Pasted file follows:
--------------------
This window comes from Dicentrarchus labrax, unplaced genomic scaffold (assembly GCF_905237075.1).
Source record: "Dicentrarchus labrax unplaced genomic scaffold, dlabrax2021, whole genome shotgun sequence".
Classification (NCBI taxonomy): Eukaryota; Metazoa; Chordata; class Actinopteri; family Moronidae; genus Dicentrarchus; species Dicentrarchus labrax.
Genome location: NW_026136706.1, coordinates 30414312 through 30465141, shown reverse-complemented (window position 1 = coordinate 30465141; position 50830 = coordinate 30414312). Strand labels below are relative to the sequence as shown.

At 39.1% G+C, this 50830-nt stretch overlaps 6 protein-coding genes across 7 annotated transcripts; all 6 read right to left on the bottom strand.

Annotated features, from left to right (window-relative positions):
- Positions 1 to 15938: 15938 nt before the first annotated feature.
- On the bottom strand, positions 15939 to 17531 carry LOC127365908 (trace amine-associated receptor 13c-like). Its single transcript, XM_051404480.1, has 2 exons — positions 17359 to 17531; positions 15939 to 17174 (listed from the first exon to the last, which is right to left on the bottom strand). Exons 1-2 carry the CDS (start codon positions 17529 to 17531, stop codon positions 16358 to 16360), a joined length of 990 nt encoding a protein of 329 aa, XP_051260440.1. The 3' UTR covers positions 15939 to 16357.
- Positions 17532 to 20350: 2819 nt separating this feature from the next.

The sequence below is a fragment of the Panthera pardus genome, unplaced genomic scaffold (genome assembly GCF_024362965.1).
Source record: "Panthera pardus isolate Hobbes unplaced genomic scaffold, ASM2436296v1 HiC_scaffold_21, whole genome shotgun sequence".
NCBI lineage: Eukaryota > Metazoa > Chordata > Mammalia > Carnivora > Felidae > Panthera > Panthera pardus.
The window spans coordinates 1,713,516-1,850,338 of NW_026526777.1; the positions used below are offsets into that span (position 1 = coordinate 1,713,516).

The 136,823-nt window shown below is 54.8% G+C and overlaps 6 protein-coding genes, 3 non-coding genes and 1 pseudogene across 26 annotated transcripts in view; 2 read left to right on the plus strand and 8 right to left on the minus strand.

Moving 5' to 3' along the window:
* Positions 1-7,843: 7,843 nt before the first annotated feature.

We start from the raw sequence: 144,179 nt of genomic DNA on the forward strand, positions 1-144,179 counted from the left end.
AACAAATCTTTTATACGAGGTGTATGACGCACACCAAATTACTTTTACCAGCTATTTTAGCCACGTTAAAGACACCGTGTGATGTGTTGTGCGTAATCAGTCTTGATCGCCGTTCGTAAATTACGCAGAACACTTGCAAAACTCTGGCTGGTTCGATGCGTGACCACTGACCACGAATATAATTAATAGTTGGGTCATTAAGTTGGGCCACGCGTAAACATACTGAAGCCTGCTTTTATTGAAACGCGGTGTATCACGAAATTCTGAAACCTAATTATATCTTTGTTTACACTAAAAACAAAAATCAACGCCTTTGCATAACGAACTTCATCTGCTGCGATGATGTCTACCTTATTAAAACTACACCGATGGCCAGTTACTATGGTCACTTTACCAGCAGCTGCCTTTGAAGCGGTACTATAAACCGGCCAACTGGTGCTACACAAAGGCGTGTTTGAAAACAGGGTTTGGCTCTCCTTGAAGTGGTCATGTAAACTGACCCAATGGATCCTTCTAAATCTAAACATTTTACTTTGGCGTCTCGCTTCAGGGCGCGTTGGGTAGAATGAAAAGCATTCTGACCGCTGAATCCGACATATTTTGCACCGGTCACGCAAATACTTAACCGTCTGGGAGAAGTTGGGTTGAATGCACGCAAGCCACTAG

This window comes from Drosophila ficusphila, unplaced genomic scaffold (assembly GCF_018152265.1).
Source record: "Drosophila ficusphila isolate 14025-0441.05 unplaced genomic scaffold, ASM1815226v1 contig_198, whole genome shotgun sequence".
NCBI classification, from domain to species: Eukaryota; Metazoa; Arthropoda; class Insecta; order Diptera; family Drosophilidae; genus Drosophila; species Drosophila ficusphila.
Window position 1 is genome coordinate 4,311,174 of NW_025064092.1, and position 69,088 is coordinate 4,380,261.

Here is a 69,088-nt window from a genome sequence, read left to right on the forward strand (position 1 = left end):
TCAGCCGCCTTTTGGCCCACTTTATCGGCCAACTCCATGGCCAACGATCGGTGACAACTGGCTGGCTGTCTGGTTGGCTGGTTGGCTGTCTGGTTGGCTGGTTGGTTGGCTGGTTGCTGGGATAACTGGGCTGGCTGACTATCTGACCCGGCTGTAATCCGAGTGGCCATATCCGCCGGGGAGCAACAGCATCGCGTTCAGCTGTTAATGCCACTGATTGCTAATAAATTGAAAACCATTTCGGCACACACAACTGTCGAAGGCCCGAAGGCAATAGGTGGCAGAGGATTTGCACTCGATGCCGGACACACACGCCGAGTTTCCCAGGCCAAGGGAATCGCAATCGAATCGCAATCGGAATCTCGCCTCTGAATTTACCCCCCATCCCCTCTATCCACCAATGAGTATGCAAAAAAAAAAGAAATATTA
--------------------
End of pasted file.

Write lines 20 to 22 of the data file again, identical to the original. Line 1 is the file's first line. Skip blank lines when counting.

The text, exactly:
Source record: "Drosophila ficusphila isolate 14025-0441.05 unplaced genomic scaffold, ASM1815226v1 contig_198, whole genome shotgun sequence".
NCBI classification, from domain to species: Eukaryota; Metazoa; Arthropoda; class Insecta; order Diptera; family Drosophilidae; genus Drosophila; species Drosophila ficusphila.
Window position 1 is genome coordinate 4,311,174 of NW_025064092.1, and position 69,088 is coordinate 4,380,261.